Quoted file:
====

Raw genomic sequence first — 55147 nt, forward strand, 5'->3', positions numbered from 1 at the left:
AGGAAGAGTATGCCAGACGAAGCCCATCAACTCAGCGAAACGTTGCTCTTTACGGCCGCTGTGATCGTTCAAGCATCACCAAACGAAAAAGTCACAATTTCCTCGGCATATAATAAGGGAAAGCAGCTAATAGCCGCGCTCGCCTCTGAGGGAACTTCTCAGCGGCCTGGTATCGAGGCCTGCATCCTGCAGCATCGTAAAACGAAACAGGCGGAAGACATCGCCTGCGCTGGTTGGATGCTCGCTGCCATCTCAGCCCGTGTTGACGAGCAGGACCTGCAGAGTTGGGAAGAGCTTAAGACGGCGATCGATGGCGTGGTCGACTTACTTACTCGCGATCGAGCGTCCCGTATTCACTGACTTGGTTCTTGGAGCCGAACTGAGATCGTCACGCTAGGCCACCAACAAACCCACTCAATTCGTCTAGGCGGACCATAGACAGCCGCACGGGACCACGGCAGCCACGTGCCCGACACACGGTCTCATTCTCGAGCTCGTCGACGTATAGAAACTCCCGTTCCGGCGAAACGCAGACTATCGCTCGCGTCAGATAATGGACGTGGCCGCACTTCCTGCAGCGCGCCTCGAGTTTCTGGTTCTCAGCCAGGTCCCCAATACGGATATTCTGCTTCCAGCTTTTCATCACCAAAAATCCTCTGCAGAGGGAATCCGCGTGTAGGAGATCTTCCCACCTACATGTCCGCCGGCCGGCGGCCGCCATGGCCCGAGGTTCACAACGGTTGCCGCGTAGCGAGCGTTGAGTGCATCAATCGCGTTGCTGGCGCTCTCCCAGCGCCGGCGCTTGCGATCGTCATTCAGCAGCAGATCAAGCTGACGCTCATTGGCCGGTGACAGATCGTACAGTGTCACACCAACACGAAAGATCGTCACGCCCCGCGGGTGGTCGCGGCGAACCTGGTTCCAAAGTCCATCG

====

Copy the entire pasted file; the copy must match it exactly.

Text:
Raw genomic sequence first — 55147 nt, forward strand, 5'->3', positions numbered from 1 at the left:
AGGAAGAGTATGCCAGACGAAGCCCATCAACTCAGCGAAACGTTGCTCTTTACGGCCGCTGTGATCGTTCAAGCATCACCAAACGAAAAAGTCACAATTTCCTCGGCATATAATAAGGGAAAGCAGCTAATAGCCGCGCTCGCCTCTGAGGGAACTTCTCAGCGGCCTGGTATCGAGGCCTGCATCCTGCAGCATCGTAAAACGAAACAGGCGGAAGACATCGCCTGCGCTGGTTGGATGCTCGCTGCCATCTCAGCCCGTGTTGACGAGCAGGACCTGCAGAGTTGGGAAGAGCTTAAGACGGCGATCGATGGCGTGGTCGACTTACTTACTCGCGATCGAGCGTCCCGTATTCACTGACTTGGTTCTTGGAGCCGAACTGAGATCGTCACGCTAGGCCACCAACAAACCCACTCAATTCGTCTAGGCGGACCATAGACAGCCGCACGGGACCACGGCAGCCACGTGCCCGACACACGGTCTCATTCTCGAGCTCGTCGACGTATAGAAACTCCCGTTCCGGCGAAACGCAGACTATCGCTCGCGTCAGATAATGGACGTGGCCGCACTTCCTGCAGCGCGCCTCGAGTTTCTGGTTCTCAGCCAGGTCCCCAATACGGATATTCTGCTTCCAGCTTTTCATCACCAAAAATCCTCTGCAGAGGGAATCCGCGTGTAGGAGATCTTCCCACCTACATGTCCGCCGGCCGGCGGCCGCCATGGCCCGAGGTTCACAACGGTTGCCGCGTAGCGAGCGTTGAGTGCATCAATCGCGTTGCTGGCGCTCTCCCAGCGCCGGCGCTTGCGATCGTCATTCAGCAGCAGATCAAGCTGACGCTCATTGGCCGGTGACAGATCGTACAGTGTCACACCAACACGAAAGATCGTCACGCCCCGCGGGTGGTCGCGGCGAACCTGGTTCCAAAGTCCATCG